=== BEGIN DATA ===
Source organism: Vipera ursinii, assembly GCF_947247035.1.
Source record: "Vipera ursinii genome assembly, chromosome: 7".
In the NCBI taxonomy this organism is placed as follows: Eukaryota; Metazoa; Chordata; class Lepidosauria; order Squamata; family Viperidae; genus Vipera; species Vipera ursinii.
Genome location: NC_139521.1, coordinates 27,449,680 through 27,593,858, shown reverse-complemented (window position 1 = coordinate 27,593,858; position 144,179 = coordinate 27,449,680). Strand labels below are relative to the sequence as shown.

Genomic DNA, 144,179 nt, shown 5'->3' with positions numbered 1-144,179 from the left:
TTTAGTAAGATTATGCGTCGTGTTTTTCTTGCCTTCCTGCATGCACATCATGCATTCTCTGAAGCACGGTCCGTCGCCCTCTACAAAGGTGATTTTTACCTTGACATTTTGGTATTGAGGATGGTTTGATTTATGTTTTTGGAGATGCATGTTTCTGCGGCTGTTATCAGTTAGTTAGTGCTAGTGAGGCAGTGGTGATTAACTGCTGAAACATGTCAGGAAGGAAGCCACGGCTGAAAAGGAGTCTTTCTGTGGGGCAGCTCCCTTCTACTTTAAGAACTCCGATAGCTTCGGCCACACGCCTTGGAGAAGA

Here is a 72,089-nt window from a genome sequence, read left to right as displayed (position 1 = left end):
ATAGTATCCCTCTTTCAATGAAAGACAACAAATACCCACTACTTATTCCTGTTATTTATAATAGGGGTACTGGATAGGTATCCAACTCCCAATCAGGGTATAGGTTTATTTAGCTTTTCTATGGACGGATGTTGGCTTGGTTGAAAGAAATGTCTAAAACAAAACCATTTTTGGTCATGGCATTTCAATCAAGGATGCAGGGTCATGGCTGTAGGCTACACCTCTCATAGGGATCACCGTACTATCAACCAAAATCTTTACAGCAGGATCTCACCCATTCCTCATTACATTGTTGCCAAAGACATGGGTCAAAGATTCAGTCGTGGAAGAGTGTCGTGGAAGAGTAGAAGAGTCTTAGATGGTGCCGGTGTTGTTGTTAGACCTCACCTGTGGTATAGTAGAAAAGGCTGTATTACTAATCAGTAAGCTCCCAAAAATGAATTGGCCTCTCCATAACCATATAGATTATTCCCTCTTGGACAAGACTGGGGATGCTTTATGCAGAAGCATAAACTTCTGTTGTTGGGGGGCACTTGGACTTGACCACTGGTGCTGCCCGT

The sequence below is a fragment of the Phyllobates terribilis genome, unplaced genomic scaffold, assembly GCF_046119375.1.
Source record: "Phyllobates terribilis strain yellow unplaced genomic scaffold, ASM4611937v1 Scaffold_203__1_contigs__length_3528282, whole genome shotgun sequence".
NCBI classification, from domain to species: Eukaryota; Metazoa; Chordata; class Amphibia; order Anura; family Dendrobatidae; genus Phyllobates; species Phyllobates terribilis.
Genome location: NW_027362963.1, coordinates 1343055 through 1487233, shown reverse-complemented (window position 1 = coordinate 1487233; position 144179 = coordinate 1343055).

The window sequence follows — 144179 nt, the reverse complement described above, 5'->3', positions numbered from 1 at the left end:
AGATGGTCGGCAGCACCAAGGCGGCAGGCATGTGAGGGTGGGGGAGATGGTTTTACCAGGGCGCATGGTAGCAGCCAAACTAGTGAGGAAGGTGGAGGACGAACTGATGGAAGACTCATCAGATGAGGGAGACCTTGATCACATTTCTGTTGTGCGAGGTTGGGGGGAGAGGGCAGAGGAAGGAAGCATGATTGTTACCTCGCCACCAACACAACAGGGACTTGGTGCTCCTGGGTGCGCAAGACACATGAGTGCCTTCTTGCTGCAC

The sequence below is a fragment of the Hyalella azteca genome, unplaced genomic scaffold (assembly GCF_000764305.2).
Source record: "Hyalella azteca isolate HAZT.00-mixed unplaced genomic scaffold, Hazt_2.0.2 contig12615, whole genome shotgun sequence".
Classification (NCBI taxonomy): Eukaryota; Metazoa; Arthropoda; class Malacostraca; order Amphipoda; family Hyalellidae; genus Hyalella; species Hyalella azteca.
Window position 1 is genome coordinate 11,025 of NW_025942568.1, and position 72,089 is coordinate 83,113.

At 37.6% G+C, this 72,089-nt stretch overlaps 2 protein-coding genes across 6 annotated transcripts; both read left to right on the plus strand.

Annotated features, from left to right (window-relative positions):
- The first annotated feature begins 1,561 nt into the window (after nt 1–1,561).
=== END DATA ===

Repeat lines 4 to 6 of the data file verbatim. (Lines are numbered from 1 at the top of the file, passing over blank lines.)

Genome location: NC_139521.1, coordinates 27,449,680 through 27,593,858, shown reverse-complemented (window position 1 = coordinate 27,593,858; position 144,179 = coordinate 27,449,680). Strand labels below are relative to the sequence as shown.

Genomic DNA, 144,179 nt, shown 5'->3' with positions numbered 1-144,179 from the left:
TTTAGTAAGATTATGCGTCGTGTTTTTCTTGCCTTCCTGCATGCACATCATGCATTCTCTGAAGCACGGTCCGTCGCCCTCTACAAAGGTGATTTTTACCTTGACATTTTGGTATTGAGGATGGTTTGATTTATGTTTTTGGAGATGCATGTTTCTGCGGCTGTTATCAGTTAGTTAGTGCTAGTGAGGCAGTGGTGATTAACTGCTGAAACATGTCAGGAAGGAAGCCACGGCTGAAAAGGAGTCTTTCTGTGGGGCAGCTCCCTTCTACTTTAAGAACTCCGATAGCTTCGGCCACACGCCTTGGAGAAGA